NOTE: These letters have A LOT of misspellings and grammatical errors, sometimes to the point where it almost reads as if English were not Jamie’s first language. This makes the editor in me want to tear my hair out and practically rewrite everything, but I’ve decided to make a compromise – I will write it out so that it at least mostly makes sense, and I will correct the spelling mistakes that I absolutely can’t stand to leave in, but I’ll leave most of it as is. That means that some of this might sound really weird. You can refer to the original letters if you want to see what I mean (that is, if you can even read his handwriting). He also rarely uses punctuation, so I’ve taken the liberty of throwing in a few periods and commas where they are sorely needed.
Hartford December 1st, 1861
My dear wife,
I feel lonesome to night without you. I think it will enliven my ideas a little to write you a few words to let you know that I am well. Hope this will find you well and enjoying yourself.
I arrived in Hartford at five O’clock Friday morning and got up to aunt Chas half past five in time to call them up. There was a bed and sleep had no thought of my coming so early. I went to work at leven O’lock. It rained all day Fri & Saturday and this after noon. I went to meeting this morning to the Methodist Church. This after noon Jane & Win came up here. Stayed two or three hours. She said you told her a lie, you told her you did not know when you would be married. I told her you did not know yourself this evening. Uncle Horrace & I went down to central hall to [hear] Elder Himes preach the Millerrite. He said the world was coming to an end in 1867 & 1868 without fail. So you must prepare yourself for that event without fail. I do not know how much longer I shall have work. He has not spoke of turning me up yet. I hope he won’t. This winter – I must draw this to a close for it is late and I am writing to Robert to night too. So good night.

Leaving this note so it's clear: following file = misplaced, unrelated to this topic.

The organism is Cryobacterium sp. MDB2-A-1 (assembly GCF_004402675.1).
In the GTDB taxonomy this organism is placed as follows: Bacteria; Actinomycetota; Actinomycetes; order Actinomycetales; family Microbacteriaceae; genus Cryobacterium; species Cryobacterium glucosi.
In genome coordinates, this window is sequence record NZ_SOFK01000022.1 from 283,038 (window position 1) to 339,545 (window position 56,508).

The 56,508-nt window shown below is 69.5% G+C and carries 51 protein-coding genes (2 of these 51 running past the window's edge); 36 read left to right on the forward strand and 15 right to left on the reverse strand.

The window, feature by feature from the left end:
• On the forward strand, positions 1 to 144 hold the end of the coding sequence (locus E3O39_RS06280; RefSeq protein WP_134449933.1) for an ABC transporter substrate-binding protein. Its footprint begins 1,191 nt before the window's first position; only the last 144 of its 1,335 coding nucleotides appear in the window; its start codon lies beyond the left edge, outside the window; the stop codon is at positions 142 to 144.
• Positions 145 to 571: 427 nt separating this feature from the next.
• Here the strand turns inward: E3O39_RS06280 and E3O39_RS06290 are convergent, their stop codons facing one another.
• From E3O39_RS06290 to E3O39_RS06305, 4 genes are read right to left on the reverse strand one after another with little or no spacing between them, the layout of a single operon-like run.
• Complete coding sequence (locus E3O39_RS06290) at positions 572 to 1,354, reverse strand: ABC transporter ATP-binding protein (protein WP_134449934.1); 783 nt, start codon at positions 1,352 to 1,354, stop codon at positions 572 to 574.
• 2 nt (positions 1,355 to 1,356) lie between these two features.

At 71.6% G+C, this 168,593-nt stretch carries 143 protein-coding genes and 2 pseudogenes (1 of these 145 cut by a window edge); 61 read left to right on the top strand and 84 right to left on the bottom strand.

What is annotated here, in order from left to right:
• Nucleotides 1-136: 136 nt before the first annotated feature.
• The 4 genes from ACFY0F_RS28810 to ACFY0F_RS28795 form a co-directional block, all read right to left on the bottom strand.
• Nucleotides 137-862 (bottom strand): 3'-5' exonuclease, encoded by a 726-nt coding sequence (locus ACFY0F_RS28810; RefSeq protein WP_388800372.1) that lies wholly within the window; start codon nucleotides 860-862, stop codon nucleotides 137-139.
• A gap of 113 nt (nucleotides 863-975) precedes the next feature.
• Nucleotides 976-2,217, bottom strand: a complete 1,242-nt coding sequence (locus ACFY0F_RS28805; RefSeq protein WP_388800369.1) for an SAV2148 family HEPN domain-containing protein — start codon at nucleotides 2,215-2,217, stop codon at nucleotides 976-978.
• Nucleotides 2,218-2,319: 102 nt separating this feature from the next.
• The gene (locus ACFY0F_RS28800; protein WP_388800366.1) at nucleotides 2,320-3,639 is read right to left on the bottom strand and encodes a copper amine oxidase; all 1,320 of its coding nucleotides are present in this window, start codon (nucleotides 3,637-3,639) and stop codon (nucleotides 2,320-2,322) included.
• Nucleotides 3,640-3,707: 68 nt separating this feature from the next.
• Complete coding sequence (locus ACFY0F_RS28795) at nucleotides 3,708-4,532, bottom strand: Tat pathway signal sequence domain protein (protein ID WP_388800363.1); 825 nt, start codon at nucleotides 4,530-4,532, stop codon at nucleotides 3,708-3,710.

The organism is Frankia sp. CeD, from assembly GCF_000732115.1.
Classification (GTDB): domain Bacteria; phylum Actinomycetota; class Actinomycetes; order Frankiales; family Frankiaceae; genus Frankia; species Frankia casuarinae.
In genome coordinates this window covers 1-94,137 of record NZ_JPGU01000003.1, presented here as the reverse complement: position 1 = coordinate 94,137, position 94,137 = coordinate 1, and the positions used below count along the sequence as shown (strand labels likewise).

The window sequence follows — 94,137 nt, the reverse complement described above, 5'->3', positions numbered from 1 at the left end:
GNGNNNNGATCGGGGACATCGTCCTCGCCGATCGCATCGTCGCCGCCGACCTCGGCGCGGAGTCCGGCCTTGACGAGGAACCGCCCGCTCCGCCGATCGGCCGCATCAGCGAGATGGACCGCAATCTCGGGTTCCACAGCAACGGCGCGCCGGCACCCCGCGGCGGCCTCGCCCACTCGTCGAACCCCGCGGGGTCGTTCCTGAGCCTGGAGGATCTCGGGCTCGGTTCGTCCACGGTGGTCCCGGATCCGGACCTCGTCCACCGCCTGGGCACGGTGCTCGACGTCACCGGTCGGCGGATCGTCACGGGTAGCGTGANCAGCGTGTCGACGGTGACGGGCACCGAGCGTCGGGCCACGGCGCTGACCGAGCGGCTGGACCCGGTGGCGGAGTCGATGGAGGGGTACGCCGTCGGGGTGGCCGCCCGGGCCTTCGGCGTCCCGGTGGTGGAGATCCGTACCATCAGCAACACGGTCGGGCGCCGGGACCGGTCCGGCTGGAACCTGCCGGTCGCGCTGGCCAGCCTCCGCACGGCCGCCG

My dear wife
From your loving Jamie
I am going to put this letter and one for Robert into the post office this evening. I thought I would tell you what I have been doing to day. I have been putting down base and laying floor & sealing up stairs & jointing in windows. Sash [?] when I was going back from dinner I saw Albert Smith on Walnut St. Shook hands with him. He was going up to Frank’s had been up here two or three days good by I must close and go to the post office.
Excuse all mistakes bad writing I am in [hurry] for the union. Good by with love and kiss.
So what we have here is a fairly ordinary letter from James Wallace Peckham, or Jamie, to Katie Greenfield whom he had only just married less than a month before on November 7th. Jamie was 20 at the time (if the birth date I have for him is correct) and Katie was 19. I’m guessing that the whole thing about Jane and Win claiming that Katie lied about knowing when she would be married is about her failing to inform them about it before it actually happened, but I can look into that. Another thing I need to ask about again is how Katie came to be called Katie, since her real name was Ezrena Aurelia Greenfield, a name that was passed down to my great grandmother. I know one of the adults in her life disapproved of her having such a stuffy name and then dubbed her Katie, which stuck for the rest of her life, but I can’t remember who that was.
I personally can’t tell whether Jamie was being sarcastic when talking about the end of the world, but I certainly hope so, and it seems that he must be including that bit in his letter as a joke since he just goes on to talk about more practical matters like if he’s going to be able to get work over the winter. According to my grandmother though, he was supposedly pretty gullible, so who knows.
This letter is a good introduction to Jamie and Katie’s story, as it illustrates his financial situation which you’ll soon see was an important factor when he decided to enlist, and it shows us a little of what their relationship was like. Uncle Horrace will come to play an important role in the events to follow as well.